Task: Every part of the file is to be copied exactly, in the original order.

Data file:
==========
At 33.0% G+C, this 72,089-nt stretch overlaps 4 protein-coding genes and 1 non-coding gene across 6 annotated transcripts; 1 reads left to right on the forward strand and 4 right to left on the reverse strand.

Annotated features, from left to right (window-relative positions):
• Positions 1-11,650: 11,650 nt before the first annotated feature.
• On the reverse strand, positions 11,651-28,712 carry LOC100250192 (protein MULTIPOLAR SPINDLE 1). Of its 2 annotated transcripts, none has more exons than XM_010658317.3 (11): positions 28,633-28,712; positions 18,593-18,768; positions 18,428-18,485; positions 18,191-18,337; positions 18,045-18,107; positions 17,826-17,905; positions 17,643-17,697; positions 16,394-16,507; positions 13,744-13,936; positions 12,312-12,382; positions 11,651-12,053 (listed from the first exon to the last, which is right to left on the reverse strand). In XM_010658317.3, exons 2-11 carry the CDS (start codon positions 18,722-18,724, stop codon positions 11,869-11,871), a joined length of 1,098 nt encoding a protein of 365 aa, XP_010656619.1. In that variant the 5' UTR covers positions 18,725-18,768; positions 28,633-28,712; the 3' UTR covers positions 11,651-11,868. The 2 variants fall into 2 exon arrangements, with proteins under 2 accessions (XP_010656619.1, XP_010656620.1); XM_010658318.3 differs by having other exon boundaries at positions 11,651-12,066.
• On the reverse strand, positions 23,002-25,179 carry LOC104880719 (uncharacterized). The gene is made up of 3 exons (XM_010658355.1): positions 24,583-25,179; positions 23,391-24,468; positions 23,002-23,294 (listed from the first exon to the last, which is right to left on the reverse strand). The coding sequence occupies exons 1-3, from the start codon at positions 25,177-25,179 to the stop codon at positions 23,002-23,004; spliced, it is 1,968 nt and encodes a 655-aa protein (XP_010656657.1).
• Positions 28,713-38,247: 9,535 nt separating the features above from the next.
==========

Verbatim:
At 33.0% G+C, this 72,089-nt stretch overlaps 4 protein-coding genes and 1 non-coding gene across 6 annotated transcripts; 1 reads left to right on the forward strand and 4 right to left on the reverse strand.

Annotated features, from left to right (window-relative positions):
• Positions 1-11,650: 11,650 nt before the first annotated feature.
• On the reverse strand, positions 11,651-28,712 carry LOC100250192 (protein MULTIPOLAR SPINDLE 1). Of its 2 annotated transcripts, none has more exons than XM_010658317.3 (11): positions 28,633-28,712; positions 18,593-18,768; positions 18,428-18,485; positions 18,191-18,337; positions 18,045-18,107; positions 17,826-17,905; positions 17,643-17,697; positions 16,394-16,507; positions 13,744-13,936; positions 12,312-12,382; positions 11,651-12,053 (listed from the first exon to the last, which is right to left on the reverse strand). In XM_010658317.3, exons 2-11 carry the CDS (start codon positions 18,722-18,724, stop codon positions 11,869-11,871), a joined length of 1,098 nt encoding a protein of 365 aa, XP_010656619.1. In that variant the 5' UTR covers positions 18,725-18,768; positions 28,633-28,712; the 3' UTR covers positions 11,651-11,868. The 2 variants fall into 2 exon arrangements, with proteins under 2 accessions (XP_010656619.1, XP_010656620.1); XM_010658318.3 differs by having other exon boundaries at positions 11,651-12,066.
• On the reverse strand, positions 23,002-25,179 carry LOC104880719 (uncharacterized). The gene is made up of 3 exons (XM_010658355.1): positions 24,583-25,179; positions 23,391-24,468; positions 23,002-23,294 (listed from the first exon to the last, which is right to left on the reverse strand). The coding sequence occupies exons 1-3, from the start codon at positions 25,177-25,179 to the stop codon at positions 23,002-23,004; spliced, it is 1,968 nt and encodes a 655-aa protein (XP_010656657.1).
• Positions 28,713-38,247: 9,535 nt separating the features above from the next.